Over the past few weeks, Tsang’s staff staged and scripted all the campaign performances. They surrounded Tsang with carefully chosen cheerleaders to respond to the effective applause lines and transformed him from a stone-faced bureaucrat to an engaging politician.

Everyone found him likeable, especially when he appeared in causal clothes and interacted with credible community leaders, respectable professionals, and popular Hong Kong filmmakers and movie stars. On many formal occasions, he promoted his policy agendas in easily accessible language and appeared to be listening to the grievances of ordinary people.

This projected an image of charisma and competence, creating a widespread perception that Tsang was never afraid of facing the judgement of the public, and of powerful Beijing masters. It was a new political role that his rival, the staid and uptight Lam, could have never comprehended and assumed.

Despite these strengths, Tsang could never be expected to win this bird-cage election. After all, he was not a Beijing-handpicked candidate like Lam.

The pro-Beijing groupings had a dominant presence in the 1,194-strong Election Committee. The pro-democracy camp only occupied about 300 seats in this body. With this imbalance of power, it was impossible for Tsang to secure a majority.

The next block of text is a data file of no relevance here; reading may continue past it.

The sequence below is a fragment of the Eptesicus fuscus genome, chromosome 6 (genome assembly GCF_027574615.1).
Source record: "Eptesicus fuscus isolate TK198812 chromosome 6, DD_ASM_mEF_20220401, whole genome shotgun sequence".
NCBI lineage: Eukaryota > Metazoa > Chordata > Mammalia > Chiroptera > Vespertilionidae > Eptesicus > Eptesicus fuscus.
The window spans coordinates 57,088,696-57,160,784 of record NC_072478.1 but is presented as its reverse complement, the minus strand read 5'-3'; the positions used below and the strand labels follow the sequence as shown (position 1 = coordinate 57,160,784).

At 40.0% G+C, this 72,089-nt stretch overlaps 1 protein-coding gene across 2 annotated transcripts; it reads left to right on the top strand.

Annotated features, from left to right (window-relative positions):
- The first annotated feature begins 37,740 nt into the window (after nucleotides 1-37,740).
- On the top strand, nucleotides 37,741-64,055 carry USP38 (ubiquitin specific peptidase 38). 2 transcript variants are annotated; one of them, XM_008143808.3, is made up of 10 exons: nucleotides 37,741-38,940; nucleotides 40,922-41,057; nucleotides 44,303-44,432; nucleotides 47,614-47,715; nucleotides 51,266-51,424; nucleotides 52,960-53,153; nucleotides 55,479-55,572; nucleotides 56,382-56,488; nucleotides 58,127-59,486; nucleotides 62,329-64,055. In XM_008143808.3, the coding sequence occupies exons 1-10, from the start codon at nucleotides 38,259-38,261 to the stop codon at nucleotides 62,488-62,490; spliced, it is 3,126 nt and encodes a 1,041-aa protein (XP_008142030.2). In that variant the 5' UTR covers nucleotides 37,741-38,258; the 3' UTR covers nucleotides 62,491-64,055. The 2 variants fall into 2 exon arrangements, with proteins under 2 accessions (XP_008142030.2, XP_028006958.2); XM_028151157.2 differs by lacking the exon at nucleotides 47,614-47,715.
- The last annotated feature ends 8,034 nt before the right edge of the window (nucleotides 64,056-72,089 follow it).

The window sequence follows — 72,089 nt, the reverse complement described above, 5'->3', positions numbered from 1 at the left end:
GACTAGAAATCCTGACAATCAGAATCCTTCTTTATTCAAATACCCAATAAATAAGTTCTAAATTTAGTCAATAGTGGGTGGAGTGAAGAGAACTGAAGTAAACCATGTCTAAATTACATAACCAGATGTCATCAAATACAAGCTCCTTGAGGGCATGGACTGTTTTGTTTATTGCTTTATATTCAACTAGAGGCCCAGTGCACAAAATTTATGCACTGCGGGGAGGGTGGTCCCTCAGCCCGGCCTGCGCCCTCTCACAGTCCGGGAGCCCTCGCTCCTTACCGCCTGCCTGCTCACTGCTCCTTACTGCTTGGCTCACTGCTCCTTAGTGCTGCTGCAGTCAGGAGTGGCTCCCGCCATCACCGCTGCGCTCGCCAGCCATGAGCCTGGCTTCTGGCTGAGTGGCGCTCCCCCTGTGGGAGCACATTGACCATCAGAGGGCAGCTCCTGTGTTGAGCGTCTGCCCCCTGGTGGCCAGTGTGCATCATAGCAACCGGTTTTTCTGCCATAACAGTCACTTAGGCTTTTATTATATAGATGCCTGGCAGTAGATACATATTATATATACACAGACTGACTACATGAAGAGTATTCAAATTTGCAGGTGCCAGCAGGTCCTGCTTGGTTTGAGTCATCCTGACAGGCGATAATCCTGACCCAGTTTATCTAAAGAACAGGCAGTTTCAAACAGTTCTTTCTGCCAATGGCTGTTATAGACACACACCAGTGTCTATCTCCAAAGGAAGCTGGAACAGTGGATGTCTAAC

Worse still, pledging allegiance to the CCP has been taken as a precondition for becoming a chief executive. Under such pressure, Lam took a hardline stance on the Umbrella protesters in 2014, and denounced the growth of localism as a means to defend Hong Kong’s core values.

By comparison, Tsang acknowledged the ever-expanding localist concerns, and tried to channel such energies toward reconciliation with China. He purposefully distanced himself from Hong Kong Chief Executive Leung Chun-Ying’s (梁振英) hostility toward radical young people and expressed an appreciation for local Cantonese culture. This made him irresistible to Hong Kongers, but a politically suspicious person to Beijing.

Like it or not, Lam is now to become the territory’s top leader. She will run a government devoid of legitimacy, and rightfully criticized by most Hong Kongers as socially and morally bankrupt.

Unless her administration forges a new domestic consensus on issues such as democratic governance and cross-border ties with China, it will face more conflict with many competing interests and the territory’s civic society in coming years.

Joseph Tse-hei Lee is professor of history at Pace University in New York.


Source: Taipei Times - Editorials 2017/03/28



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Newsflash

DHARAMSHALA, February 6: A film festival on the state of global human rights, currently underway in Oslo, Norway will be focusing on Tibet with the screening of three prominent Tibetan documentaries.

The Human Rights Human Wrongs Documentary Film Festival from February 5-10, will feature “exceptional films, talks and debates about the current state of Human Rights and human rights filmmaking in Norway and the world.”

In its fifth edition, this year the Festival’s topics are “Outcasts, Freedom of Expression, Protest Movements and Payback/ Economic Injustice.”